The income tax (I-T) department is readying to issue a demand of Rs 2,100 crore against mobile handset giant Nokia. The commissioner for appeals dismissed the company's plea that the payment made by the Indian arm to the Finnish company was not royalty. Nokia had challenged the demand in Delhi high court and said the goods used were for components and should be treated as raw material.
The commissioner appeals, however, found merit in the tax department's argument, paving the way for a demand letter. While asking the commissioner appeals to issue an order by May 31, the HC had asked the department not to raise a demand for at least seven days. In addition, it has refrained the department from undertaking any coercive measures.
Nokia said it was disappointed with the order and will examine all options to defend itself vigorously in this case and against any other Indian tax allegations. "Nokia is disappointed by the decision of the Commissioner of Income-tax (Appeals), and will now examine all options open to it. These include taking the case back to the Delhi high court," the company said in a statement.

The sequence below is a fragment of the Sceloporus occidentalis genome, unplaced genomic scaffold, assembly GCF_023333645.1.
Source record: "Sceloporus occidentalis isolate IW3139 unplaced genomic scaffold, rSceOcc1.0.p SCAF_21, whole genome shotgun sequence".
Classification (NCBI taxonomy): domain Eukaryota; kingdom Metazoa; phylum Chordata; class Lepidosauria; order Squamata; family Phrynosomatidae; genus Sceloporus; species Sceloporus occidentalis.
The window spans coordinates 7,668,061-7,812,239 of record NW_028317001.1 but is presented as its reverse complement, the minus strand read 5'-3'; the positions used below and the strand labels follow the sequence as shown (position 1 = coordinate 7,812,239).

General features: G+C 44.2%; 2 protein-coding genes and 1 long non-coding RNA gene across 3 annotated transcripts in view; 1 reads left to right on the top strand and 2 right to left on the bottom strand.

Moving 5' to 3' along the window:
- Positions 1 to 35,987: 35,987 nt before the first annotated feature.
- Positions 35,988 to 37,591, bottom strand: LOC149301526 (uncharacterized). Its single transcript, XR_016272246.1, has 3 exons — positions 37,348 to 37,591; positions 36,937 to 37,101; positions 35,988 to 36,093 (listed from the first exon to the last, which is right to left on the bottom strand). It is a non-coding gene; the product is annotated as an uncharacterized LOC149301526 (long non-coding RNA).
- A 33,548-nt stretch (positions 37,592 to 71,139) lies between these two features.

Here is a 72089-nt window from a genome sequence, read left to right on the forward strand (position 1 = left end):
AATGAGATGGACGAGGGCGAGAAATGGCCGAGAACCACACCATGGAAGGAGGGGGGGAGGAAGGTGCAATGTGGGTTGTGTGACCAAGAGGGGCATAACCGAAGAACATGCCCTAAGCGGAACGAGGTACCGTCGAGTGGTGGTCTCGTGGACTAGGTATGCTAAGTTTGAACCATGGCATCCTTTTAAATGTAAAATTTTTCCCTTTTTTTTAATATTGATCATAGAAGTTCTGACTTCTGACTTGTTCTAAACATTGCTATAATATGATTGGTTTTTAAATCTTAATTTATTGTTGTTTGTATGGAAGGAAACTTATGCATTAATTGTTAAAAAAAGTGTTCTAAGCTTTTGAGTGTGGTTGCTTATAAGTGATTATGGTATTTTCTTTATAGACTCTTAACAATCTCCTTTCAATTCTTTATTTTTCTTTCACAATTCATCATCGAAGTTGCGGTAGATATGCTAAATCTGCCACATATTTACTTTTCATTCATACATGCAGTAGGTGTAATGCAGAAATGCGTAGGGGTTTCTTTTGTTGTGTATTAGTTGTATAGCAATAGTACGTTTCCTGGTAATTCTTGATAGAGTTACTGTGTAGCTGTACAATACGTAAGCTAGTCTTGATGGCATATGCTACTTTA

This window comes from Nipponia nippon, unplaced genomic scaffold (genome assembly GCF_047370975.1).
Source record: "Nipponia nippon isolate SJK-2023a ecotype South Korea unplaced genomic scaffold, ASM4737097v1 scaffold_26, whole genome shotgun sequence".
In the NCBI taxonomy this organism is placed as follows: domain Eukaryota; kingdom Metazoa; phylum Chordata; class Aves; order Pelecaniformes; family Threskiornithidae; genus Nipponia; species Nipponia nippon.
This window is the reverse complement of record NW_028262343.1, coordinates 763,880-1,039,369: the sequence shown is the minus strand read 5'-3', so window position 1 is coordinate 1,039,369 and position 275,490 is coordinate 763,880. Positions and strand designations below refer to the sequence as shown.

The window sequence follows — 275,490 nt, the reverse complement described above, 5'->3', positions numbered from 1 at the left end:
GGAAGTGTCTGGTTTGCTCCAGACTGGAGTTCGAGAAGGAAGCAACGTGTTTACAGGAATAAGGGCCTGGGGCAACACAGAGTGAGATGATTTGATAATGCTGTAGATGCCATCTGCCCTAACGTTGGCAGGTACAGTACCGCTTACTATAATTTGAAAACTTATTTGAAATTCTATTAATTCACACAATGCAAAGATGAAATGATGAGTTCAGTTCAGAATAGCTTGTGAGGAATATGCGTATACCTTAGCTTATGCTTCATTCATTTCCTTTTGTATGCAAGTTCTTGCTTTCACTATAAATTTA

"In addition to the legal action Nokia is taking in India, it is worth remembering that the ministry of finance in Finland has launched the Mutual Agreement Procedure with its counterpart in India under the bilateral Double Taxation Avoidance Agreement to reach a common understanding on the matter. Nokia will act quickly and decisively to protect its interests," the company said.
Sources said Nokia has the option of moving the Income Tax Appellate Tribunal (ITAT). The ITAT is likely to admit its stay petition but may ask the Finnish company to make an interim payment of 30% of tax. Sources say this is normal course of action that is generally followed by the ITAT. Department sources say, they would wait for the next one week and then move to raise a fresh demand.
The initial demand notice was served after surveys conducted by tax officials earlier this year. Tax officials had said they collected "documentary" and corroborative" evidence before issuing the notice. Nokia had protested saying it was in full compliance with Indian laws as well as the bilaterally negotiated tax treaty between India and Finland.
Several multinational companies have come under the scanner of Indian tax authorities in recent months. Tax officials say they have a watertight case against most companies and have vowed to vigorously pursue the investigations to net taxes due to the authorities. Vodafone, Cadbury, Royal Dutch Shell and LG Electronics are some of the top MNCs, which have come under the watch of the tax department. India is a key market for Nokia and the company has recently expanded its Asha range of smartphones and the Lumia series in India.